Mish Mish Effendi became a national star. Egyptian companies hired them to produce commercials with his character, the government used him for propaganda, the ministry of agriculture purchased a tutorial film in which Mish Mish teaches how to cope with cotton crops parasites. Just before World War II, the ministry of defense asked for a film calling the Egyptians to strengthen the army. The Frenkel brothers were even awarded a national medal.
It seemed as though all their dreams were coming true, and that nothing was going to hold back their thriving career – when the establishment of the State of Israel was declared, and rocked their boat, marking the end of all their hopes and dreams. The streets of Cairo were unrest, violent anti-Jewish riots occurred, shops and businesses owned by Jews were nationalized, Jews were laid off from all official posts, from banks and educational institutes. It is estimated that in 1948 there were some 80,000 Jews living in Egypt. Most of them, like the Frenkel family, were forced to immigrate, leaving everything behind.
The brothers sailed to France, from where they planned to come to Israel, however one Jewish agency man in the Marseille port had other plans. He refused to let them load their cases packed with films, materials, and machinery aboard. Unwilling to leave their life work, they stayed in Paris and settled there. They tried to restart their successful film making there but to no avail. Eventually, they turned to other fields. Didier Frenkel, Shlomo’s son, reported that when one of the uncles died, his father asked him to get rid of all the equipment and original materials, kept in the family’s basement in Paris, however, he could not bring himself to consent. Years later, when he realized he was in fact in the hold of rare old animation films, he handed them over to the French national films archive for preservation, and the Frenkel treasure and life work were thus saved.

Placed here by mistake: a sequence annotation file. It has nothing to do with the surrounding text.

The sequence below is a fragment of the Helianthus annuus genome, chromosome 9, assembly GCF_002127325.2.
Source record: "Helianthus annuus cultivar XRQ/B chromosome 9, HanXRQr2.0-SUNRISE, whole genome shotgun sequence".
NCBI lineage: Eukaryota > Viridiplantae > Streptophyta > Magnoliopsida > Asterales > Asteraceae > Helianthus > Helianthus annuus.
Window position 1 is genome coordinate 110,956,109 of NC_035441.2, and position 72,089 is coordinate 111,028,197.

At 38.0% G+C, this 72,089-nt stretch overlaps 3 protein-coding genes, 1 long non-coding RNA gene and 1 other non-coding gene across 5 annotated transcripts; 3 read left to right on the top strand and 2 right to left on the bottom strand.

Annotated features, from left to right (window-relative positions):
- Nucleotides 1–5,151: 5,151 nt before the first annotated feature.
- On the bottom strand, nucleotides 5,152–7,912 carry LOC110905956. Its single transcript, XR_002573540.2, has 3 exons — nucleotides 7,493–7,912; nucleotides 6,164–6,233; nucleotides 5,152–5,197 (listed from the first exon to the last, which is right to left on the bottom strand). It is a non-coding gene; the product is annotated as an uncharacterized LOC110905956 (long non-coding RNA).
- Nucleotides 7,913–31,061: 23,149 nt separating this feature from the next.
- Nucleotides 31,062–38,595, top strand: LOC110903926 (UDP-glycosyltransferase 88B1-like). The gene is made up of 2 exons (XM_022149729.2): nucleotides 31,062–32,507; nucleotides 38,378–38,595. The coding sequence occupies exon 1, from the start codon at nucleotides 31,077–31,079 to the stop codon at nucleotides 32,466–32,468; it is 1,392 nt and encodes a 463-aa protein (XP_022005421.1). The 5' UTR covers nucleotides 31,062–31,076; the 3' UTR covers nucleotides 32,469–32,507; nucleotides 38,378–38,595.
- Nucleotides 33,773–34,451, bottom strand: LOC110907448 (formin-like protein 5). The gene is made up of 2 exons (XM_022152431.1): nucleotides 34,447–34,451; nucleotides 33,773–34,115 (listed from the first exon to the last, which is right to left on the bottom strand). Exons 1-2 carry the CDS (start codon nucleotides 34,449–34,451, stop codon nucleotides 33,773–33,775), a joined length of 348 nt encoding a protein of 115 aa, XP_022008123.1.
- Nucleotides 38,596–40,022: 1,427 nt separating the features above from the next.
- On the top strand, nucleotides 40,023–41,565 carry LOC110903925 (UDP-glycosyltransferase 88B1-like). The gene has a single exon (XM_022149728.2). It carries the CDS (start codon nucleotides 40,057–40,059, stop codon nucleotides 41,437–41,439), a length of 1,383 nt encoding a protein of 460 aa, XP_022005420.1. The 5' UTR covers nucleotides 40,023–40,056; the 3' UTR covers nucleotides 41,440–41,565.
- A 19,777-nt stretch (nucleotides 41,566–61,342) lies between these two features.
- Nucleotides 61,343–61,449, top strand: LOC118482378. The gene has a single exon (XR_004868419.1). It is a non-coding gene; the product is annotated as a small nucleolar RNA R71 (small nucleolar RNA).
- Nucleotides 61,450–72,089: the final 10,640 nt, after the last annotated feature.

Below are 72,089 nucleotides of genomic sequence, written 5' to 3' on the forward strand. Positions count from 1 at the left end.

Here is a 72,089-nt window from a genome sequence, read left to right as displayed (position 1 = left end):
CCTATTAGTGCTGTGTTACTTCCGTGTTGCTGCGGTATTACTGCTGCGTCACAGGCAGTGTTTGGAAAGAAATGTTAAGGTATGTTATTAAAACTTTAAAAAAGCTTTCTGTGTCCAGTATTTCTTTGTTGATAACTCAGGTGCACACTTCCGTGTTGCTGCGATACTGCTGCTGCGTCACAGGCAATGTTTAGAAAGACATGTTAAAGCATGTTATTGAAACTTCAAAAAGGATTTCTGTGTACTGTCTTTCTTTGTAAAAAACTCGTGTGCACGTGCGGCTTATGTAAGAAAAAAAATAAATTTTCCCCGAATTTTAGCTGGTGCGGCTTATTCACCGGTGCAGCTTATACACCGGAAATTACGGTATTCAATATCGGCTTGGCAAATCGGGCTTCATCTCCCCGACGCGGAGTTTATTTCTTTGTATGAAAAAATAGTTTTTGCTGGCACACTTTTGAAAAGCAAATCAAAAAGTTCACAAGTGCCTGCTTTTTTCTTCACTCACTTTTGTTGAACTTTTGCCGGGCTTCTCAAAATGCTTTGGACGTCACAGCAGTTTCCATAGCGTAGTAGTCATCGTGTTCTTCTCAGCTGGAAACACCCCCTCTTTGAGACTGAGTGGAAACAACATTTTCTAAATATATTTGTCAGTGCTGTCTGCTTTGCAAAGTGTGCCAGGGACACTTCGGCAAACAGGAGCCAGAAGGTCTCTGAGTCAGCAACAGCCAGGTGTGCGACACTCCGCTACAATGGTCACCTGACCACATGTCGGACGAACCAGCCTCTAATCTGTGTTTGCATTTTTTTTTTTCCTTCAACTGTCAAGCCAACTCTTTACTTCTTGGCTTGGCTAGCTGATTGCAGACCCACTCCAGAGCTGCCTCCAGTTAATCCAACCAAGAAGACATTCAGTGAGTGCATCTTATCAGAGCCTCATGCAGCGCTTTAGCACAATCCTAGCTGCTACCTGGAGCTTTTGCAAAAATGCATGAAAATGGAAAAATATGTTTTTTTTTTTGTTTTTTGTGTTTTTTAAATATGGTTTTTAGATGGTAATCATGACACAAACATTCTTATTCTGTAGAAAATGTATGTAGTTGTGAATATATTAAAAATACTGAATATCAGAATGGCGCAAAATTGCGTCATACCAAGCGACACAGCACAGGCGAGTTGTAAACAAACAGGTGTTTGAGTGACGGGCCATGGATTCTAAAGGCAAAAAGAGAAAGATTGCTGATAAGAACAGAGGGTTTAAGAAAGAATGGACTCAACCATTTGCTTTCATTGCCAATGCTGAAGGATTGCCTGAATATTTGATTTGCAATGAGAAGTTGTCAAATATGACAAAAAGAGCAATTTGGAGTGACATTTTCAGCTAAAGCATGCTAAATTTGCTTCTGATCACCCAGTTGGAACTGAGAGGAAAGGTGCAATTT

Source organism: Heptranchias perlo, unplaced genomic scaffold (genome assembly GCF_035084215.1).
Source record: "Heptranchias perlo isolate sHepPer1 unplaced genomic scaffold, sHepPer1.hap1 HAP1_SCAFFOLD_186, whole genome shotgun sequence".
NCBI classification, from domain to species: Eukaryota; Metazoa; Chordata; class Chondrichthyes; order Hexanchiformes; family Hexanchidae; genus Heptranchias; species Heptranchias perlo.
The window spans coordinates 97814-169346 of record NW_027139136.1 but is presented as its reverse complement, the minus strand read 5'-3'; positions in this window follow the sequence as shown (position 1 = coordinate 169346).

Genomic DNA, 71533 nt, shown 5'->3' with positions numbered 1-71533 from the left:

This week marks a historical watershed in the history of Arab cinema. On February 8, 1936, 84 years ago, at the Cosmograph hall in Cairo, the first animation film on African soil ever was screened, by the Frenkel brothers. It is time that we honor them.